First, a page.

Around 1100 women from villages surrounding Ahmedabad and Surat have undergone training on gender issues, self-defence and basic police work, since November 2017, at the rural police headquarters. From April 2018, they have taken charge as Mahila Police Volunteers (MPVs), marking a first in Gujarat state, and acting as a bridge between victims of crime against women in their villages and police. The volunteers ensure that cases are lodged. The MPV project was launched in March 2017 by Gujarat’s Department of Home, Women and Child Welfare. Areas were identified to launch the initiative. One woman was selected from every village in those areas, after inviting applications. Social health workers, the village head and based on the criteria of Class 12 school pass, over 21 years of age, and with no criminal record. The volunteer is a Muslim, in villages that are Muslim dominated. A Dalit representative is chosen in villages, with a large Dalit population. Gujarat is the second state after Haryana to have MPVs in villages. The candidates are paid Rs 1000 per month, and provided ‘‘salwar-kameez’’ uniform, along with sports shoes. After training, the volunteers attend panchayat meetings and intervene in cases discussed. They go on rounds in the village regularly, and speak to other women. Becoming a police volunteer has given the women dignity and respect. Women are made to understand that they are not there to be beaten up by their husbands. Enthusiasm among volunteers is tempered with caution, given the ground reality of caste and community. Gujarat police have recruited 474 women volunteers from villages around Ahmedabad, and 567 women volunteers from rural areas surrounding Surat. Of the Rs 127 crore budget for the project, 60% is from the central government, and 40% from the state government. Given the response the Gujarat state government plans to extend the initiative in other areas by end 2018.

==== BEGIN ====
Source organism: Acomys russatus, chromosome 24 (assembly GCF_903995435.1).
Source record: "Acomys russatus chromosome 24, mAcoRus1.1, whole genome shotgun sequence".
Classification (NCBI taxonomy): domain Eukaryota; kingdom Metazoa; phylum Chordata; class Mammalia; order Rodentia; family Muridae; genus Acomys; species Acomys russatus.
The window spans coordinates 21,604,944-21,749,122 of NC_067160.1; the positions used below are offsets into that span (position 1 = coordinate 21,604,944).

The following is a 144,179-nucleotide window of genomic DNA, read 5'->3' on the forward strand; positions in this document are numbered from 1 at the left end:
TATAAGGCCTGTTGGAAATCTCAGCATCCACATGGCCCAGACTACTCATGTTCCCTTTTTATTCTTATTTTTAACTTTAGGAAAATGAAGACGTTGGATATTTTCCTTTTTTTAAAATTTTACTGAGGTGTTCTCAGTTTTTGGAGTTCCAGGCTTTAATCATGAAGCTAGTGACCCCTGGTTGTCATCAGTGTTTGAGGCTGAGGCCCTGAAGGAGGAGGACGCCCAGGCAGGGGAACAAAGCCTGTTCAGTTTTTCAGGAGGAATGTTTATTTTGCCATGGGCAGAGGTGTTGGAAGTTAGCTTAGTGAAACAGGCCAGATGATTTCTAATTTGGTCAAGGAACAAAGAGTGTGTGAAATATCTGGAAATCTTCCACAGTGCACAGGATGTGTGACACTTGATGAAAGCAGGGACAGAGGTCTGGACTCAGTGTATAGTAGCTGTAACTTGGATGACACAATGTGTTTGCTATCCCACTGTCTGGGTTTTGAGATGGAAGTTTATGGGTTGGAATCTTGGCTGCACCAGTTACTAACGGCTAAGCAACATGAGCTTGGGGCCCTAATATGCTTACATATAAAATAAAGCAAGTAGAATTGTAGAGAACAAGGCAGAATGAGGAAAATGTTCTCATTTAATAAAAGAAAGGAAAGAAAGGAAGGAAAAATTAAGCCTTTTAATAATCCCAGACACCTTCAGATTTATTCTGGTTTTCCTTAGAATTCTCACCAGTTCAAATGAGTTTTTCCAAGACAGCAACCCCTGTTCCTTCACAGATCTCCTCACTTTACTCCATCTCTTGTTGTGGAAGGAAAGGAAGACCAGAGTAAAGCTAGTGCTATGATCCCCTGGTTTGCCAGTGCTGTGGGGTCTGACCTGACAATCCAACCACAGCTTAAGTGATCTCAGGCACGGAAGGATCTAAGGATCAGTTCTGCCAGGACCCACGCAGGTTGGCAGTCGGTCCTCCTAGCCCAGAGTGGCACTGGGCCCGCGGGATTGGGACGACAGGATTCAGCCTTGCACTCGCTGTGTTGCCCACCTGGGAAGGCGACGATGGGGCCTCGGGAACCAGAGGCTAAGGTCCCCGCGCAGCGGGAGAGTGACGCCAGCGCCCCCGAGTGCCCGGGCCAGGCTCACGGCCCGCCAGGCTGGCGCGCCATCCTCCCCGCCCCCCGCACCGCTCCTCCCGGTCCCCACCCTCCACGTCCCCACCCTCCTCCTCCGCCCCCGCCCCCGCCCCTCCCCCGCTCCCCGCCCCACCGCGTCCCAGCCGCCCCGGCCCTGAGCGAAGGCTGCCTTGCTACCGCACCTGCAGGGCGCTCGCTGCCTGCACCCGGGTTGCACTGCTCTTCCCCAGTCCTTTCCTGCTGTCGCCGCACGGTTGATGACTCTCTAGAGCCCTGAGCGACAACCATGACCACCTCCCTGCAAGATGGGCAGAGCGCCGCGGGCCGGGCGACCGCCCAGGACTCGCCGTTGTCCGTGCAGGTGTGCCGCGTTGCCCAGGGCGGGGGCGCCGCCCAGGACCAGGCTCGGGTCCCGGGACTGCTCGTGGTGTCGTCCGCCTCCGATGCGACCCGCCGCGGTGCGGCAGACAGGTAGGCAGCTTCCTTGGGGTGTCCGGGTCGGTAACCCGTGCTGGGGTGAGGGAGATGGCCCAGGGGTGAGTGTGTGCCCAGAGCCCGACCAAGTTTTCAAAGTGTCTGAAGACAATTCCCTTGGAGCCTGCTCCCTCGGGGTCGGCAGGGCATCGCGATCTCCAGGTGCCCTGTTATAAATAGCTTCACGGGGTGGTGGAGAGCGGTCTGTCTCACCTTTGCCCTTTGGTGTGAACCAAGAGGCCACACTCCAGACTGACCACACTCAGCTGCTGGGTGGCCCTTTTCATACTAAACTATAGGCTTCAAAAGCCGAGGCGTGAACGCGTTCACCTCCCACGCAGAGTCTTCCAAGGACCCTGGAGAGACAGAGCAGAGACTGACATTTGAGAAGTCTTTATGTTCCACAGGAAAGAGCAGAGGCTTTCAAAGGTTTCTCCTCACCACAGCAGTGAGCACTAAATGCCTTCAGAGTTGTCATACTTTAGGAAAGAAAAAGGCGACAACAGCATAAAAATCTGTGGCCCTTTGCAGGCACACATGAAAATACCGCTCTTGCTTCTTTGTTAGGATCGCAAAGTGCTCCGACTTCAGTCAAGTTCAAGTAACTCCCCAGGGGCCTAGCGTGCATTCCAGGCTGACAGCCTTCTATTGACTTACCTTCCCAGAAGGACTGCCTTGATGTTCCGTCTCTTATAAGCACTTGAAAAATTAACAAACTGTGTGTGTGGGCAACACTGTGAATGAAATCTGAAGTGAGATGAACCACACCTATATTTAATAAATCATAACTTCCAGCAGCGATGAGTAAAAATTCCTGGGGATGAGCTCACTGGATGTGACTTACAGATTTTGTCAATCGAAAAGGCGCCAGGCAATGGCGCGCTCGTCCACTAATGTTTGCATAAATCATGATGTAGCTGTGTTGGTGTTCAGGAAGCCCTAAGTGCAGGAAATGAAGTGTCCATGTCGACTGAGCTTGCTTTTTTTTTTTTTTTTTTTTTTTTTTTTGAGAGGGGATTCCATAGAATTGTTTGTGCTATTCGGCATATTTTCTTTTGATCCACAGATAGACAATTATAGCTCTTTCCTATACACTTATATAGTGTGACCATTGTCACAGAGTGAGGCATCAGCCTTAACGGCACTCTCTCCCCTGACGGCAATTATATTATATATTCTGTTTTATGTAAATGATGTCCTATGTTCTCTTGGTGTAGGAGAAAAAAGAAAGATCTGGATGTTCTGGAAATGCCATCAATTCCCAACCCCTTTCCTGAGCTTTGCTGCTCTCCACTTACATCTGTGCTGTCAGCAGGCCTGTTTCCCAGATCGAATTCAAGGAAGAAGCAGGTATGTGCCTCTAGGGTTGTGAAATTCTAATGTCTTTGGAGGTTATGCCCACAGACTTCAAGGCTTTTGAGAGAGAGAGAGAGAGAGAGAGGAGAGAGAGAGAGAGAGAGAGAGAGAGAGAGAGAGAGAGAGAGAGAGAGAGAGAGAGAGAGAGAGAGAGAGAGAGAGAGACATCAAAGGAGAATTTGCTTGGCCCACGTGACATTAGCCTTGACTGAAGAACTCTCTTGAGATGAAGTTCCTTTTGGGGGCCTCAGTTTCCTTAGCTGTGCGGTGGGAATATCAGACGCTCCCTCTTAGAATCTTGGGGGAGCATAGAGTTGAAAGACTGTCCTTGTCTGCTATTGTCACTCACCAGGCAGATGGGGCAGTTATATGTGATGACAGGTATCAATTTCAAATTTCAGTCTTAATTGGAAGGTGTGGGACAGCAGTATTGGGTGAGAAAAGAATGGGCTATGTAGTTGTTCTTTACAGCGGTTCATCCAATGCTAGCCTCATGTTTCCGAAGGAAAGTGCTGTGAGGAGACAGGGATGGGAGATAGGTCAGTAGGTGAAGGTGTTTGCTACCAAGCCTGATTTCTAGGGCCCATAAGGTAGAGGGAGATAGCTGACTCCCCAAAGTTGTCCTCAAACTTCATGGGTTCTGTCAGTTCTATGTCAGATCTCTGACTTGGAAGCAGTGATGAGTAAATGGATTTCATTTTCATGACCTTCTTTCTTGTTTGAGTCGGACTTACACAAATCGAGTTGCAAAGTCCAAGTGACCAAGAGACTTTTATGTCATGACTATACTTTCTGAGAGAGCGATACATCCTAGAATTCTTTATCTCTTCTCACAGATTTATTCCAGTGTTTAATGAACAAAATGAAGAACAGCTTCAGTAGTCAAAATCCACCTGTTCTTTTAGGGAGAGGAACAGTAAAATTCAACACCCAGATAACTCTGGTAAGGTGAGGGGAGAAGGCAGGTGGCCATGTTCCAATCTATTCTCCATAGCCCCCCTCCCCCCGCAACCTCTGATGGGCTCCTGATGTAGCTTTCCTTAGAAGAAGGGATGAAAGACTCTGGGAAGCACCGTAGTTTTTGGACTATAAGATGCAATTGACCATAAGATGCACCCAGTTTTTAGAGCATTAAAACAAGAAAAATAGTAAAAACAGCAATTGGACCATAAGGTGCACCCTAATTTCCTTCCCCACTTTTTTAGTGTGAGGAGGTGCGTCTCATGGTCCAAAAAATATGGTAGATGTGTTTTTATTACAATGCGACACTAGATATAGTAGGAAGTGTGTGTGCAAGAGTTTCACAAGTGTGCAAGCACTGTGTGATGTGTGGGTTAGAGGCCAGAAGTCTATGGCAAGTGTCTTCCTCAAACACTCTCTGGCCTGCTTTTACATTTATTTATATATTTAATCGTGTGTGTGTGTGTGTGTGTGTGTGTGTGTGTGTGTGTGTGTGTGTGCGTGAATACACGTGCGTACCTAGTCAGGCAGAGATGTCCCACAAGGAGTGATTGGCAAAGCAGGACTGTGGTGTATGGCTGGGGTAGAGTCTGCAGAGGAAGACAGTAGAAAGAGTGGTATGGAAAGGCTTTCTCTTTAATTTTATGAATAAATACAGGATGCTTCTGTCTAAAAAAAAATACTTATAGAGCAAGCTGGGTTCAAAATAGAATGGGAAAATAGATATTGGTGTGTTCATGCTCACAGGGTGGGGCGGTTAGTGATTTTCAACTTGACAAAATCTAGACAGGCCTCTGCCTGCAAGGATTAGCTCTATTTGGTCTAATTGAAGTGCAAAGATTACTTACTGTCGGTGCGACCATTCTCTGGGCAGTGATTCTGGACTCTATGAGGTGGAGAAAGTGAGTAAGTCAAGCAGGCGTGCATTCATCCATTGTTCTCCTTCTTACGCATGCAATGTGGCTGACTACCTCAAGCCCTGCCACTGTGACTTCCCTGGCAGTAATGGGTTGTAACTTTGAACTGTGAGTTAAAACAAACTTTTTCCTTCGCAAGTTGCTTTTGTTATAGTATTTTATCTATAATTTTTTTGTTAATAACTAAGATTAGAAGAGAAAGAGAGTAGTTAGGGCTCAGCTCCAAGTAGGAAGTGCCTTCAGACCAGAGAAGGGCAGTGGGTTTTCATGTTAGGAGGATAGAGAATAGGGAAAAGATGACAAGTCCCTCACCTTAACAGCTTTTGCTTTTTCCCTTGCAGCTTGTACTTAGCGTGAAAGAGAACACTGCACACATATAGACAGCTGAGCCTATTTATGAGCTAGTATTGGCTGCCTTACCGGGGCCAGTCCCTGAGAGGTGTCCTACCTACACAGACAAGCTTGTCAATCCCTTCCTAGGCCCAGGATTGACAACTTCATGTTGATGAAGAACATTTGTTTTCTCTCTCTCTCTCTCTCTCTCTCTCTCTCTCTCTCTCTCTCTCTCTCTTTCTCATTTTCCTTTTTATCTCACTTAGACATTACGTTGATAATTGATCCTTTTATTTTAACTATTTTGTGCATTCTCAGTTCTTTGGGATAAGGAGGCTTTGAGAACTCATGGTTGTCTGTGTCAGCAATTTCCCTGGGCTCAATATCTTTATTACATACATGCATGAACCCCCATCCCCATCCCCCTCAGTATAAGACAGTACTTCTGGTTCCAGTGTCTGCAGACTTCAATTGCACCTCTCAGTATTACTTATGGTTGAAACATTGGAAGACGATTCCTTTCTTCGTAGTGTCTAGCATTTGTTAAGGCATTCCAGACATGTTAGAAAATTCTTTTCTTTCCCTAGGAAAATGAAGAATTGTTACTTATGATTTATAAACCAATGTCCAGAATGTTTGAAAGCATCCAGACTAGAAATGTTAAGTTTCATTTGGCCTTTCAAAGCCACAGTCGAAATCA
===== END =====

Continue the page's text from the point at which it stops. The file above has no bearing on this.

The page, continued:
Russian Children and IS
Thousands of children were born to or brought with the men and women, who had flocked to Syria, in support of the Islamic State. As the US-led coalition and Syrian government captured cities that had been held by the IS, they found among the ruins, a grim human wreckage of children, arising from the IS’s once successful recruitment drive. The Russian government is bringing home and caring for Russian children, who were raised by Islamist militants, in the Islamic State. In Dachu-Borzoi, outside Grozny, repatriated children talk very little and play violent games of ‘‘little war’’. Russia has so far returned 100 children and 45 women, since August 2017, which reflects a hardhead security calculation. The authorities feel it is better to bring children back to their grandparents now, than have them grow up in camps, and possibly return as radicalised adults. The children had seen terrible things. When they are put in a different environment, with their grandparents, they change quickly. As many as 5000 family members of foreign terrorist recruits are now marooned in camps and orphanages in Iraq and Syria. Russia and Georgia are in the forefront of countries helping family members to return. Most of the returning children of the Caliphate, were exposed to unspeakable acts of macabre violence, including roles in execution videos. Many children were desensitised to violence through ceaseless indoctrination, paramilitary training, and participation in various other crimes.

Vol. 50, No.48, June 3 - 9, 2018